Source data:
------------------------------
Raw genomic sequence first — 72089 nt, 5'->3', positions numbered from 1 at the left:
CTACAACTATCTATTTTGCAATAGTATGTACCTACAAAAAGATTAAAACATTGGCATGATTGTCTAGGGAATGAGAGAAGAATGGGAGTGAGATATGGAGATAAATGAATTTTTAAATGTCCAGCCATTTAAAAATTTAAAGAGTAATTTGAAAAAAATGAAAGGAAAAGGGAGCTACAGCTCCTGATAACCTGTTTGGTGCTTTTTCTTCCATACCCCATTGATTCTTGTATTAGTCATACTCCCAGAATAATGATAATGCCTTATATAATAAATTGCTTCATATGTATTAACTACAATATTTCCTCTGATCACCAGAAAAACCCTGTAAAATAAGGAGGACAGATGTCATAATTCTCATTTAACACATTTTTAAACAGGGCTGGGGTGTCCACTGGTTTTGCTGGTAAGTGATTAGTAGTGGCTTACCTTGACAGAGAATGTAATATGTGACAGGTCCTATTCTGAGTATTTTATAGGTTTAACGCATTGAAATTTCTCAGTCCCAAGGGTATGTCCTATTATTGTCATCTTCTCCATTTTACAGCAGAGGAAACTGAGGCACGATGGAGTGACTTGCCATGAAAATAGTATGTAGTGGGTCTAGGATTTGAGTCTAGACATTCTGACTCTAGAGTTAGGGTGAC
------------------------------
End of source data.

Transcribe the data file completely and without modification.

Raw genomic sequence first — 72089 nt, 5'->3', positions numbered from 1 at the left:
CTACAACTATCTATTTTGCAATAGTATGTACCTACAAAAAGATTAAAACATTGGCATGATTGTCTAGGGAATGAGAGAAGAATGGGAGTGAGATATGGAGATAAATGAATTTTTAAATGTCCAGCCATTTAAAAATTTAAAGAGTAATTTGAAAAAAATGAAAGGAAAAGGGAGCTACAGCTCCTGATAACCTGTTTGGTGCTTTTTCTTCCATACCCCATTGATTCTTGTATTAGTCATACTCCCAGAATAATGATAATGCCTTATATAATAAATTGCTTCATATGTATTAACTACAATATTTCCTCTGATCACCAGAAAAACCCTGTAAAATAAGGAGGACAGATGTCATAATTCTCATTTAACACATTTTTAAACAGGGCTGGGGTGTCCACTGGTTTTGCTGGTAAGTGATTAGTAGTGGCTTACCTTGACAGAGAATGTAATATGTGACAGGTCCTATTCTGAGTATTTTATAGGTTTAACGCATTGAAATTTCTCAGTCCCAAGGGTATGTCCTATTATTGTCATCTTCTCCATTTTACAGCAGAGGAAACTGAGGCACGATGGAGTGACTTGCCATGAAAATAGTATGTAGTGGGTCTAGGATTTGAGTCTAGACATTCTGACTCTAGAGTTAGGGTGAC